Walk into a Prague metro station and you'll probably see an ATM. But you do not need a debit card or a bank account to use this machine. This is a cryptocurrency ATM. It is the physical manifestation of a series of virtual currencies that jumped from the shadow of the subsoil to the mainstream of global finance. And it is on these ATMs that the last run in the cryptosphere is taking place.
From Detroit to Delhi, and from Santiago to Split, cryptocurrency ATMs are popping up all over the world, satisfying an interest that has been mitigated by an incident in Bitcoin ratings this year. The first ATM of this kind was opened in 2013 at the Waves coffee shop in Vancouver, British Columbia. Now, just five years later, over 3,000 cryptocurrency ATMs populate railway stations, factories, delis, hookahs, tattoo shops, pubs and even pet clinics. These ATMs allow users to withdraw cash or cryptocurrencies like Bitcoin, Litecoin and Ethereum. And the crypto kingpins are now fighting to control that explosive market.
Crypto's ATMs are now the only way to have a functioning economy.
Yoshi Livo, entrepreneur and developer of encryption
Czech General Bytes, who installed the machines in Prague, claims to have sold more than 1,700 cryptocurrency counters in 53 countries since 2014. EasyBit, a pioneer in sector, started in 2013 and developed four models of machines, selling more than 60 ATMs on four continents. An early-mover advantage has helped both companies expand geographically. But while the ladder is their biggest ally, others are trying to make their mark with more sophisticated technology. Vault Logic, which is currently in the beta launch phase, is implementing so-called intelligent ATMs that allow users to buy and sell cryptocurrencies for global cash and use an operating system to accept third-party apps. This allows him to sell cryptocurrencies in cash and offer additional services such as paying bills or topping up prepaid cell phones. Vault Logic has placed 10 ATM prototypes in high-profile "embassies" in Bitcoin – spaces built to introduce more people into cryptographic technology – and more traditional locations such as downtown St. Paul, Minnesota, and the headquarters of the online retailer Overstock.com in Salt Lake City.
For those wishing to avoid formal banks, this rapidly expanding network of ATM cryptocurrencies is a godsend – allowing them to ride the economy of virtual currencies with the reality of a world still employee on fiat money.
"Crypto's ATMs are now the only way to have a functioning economy," says Yoshi Livo, an entrepreneur and cryptographic promoter.
The growing diffusion of these ATMs is rooted in the growing recognition of both the possibilities – and the challenges – that these cryptocurrencies represent. Invented in 2008, Bitcoin began as an Internet-based currency to subvert traditional monetary structures. Early adopters saw cryptocurrencies as a way to operate outside the global banking system, as the transfers of funds could be rendered anonymous in an end-to-end manner.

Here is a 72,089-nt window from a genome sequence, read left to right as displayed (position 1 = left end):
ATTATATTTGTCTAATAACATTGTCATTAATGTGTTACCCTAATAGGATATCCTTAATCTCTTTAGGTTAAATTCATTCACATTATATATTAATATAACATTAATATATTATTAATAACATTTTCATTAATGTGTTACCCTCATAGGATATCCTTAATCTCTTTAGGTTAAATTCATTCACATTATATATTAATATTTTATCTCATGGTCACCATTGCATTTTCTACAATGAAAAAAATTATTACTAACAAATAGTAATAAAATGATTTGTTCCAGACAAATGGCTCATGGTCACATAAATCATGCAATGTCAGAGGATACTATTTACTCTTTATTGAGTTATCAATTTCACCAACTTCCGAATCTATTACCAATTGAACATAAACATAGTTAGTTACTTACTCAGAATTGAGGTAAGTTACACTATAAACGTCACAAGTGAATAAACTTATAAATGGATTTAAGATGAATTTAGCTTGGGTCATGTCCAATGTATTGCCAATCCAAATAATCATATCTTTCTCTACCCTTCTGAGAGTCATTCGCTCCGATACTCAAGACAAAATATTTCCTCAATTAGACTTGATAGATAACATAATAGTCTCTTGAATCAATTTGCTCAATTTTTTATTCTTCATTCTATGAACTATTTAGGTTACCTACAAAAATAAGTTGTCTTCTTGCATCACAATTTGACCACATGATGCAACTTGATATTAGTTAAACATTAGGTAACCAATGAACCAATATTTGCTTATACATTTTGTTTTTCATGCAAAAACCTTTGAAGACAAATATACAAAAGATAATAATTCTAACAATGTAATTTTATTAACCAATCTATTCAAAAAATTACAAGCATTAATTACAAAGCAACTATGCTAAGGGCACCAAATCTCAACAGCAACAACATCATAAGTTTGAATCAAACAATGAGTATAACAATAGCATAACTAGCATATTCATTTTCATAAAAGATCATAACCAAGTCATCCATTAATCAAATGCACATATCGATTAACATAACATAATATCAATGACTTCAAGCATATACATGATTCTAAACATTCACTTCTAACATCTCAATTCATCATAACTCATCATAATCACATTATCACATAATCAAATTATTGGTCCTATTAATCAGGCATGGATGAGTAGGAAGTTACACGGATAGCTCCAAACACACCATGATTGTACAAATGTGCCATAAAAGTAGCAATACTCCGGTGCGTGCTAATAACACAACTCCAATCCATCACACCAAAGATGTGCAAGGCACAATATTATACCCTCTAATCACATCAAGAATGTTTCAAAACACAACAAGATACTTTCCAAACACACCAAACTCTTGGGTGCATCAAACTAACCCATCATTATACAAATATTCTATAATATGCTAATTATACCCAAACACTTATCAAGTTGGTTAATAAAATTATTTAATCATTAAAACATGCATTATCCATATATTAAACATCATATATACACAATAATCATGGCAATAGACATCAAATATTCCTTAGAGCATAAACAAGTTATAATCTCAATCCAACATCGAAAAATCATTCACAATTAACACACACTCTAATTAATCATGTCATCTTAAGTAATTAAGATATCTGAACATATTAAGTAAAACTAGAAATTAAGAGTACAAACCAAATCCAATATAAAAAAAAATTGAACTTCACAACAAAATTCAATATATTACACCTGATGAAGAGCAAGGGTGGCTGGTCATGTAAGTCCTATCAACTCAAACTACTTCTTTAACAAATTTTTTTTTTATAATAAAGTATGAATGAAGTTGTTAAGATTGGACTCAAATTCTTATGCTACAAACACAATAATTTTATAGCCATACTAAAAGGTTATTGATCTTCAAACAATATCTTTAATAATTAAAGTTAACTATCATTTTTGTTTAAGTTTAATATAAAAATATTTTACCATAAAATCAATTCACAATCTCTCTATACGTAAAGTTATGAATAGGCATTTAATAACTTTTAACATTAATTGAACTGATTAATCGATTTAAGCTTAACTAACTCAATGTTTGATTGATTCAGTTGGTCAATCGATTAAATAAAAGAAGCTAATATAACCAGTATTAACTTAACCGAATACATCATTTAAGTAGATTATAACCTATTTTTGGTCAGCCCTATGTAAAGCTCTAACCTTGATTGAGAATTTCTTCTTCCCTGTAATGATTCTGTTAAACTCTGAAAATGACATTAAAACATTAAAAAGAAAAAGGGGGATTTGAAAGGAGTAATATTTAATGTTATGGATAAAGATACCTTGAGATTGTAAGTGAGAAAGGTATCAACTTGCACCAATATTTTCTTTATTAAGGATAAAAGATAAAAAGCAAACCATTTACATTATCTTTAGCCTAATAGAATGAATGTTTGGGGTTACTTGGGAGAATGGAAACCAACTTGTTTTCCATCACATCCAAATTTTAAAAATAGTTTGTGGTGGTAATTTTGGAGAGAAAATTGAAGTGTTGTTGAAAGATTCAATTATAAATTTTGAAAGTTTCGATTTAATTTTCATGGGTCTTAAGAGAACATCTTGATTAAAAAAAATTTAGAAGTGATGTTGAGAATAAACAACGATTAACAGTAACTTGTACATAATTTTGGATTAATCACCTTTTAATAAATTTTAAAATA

Then came the strong rise and fall equally marked. According to the CoinDesk cryptocurrency site, the price for Bitcoin has risen from $ 997.69 on January 1, 2017 to $ 13.860.14 by December 31 of the same year. Then the price has plummeted and is currently $ 6,363. Its rise and its still high value meant that many investors would warm up to the idea of cryptocurrencies. But a few investors like the idea of buying cryptocurrency and not being able to exchange it for money. This need has paved the way for the Bitcoin ATM, experts say.
Mike Dupree, CEO of EasyBit, claims to turn to a clientele that is already part of the cryptographic ecosystem. It grants that building customers outside the crypto community is a challenge. There is no inadequate understanding of how everything works, and some struggle with the idea of interfacing with a decentralized and non-reversible currency like Bitcoin, he says. But the biggest barrier to rapid expansion in the United States is a banking environment that is at most uncertain for Internet-based currencies.
The Securities and Exchange Commission issued a warning against cryptocurrencies. The Commodity Futures Trading Commission allowed the public trade of encrypted derivatives, but these rules could always change. In addition, the Financial Stability Supervisory Board expressed concern that cryptocurrencies could be used for money laundering.
The cryptocurrency markets that have taken their place in the last year have not helped. Investors in cryptocurrency ATMs will have to successfully placate these fears to expand the cryptographic ecosystem, Dupree suggests.
But these risks do not prevent challengers from attempting innovative ways to hire the largest ATM manufacturers. The CEO of Vault Logic, Doug Scribner, says that the current use of ATMs in carefully selected locations is designed to create excitement and recognition for its emerging brand.
Dupree also says that he does not care too much about cryptographic skeptics. "The beauty of cryptocurrencies is that you do not have to trust a financial institution to support your wealth," he says. "Decentralization is the future and regulation will eventually come to align itself."
Ultimately, Livo and others like him – who prefer to stay off the grid of formal financial institutions – only want this: a world in which they do not need to interact with traditional currencies. But until the rest of the world does not believe it, they will need to exchange cryptocurrencies for cold, hard and legal cash. And for this, they will need ATMs.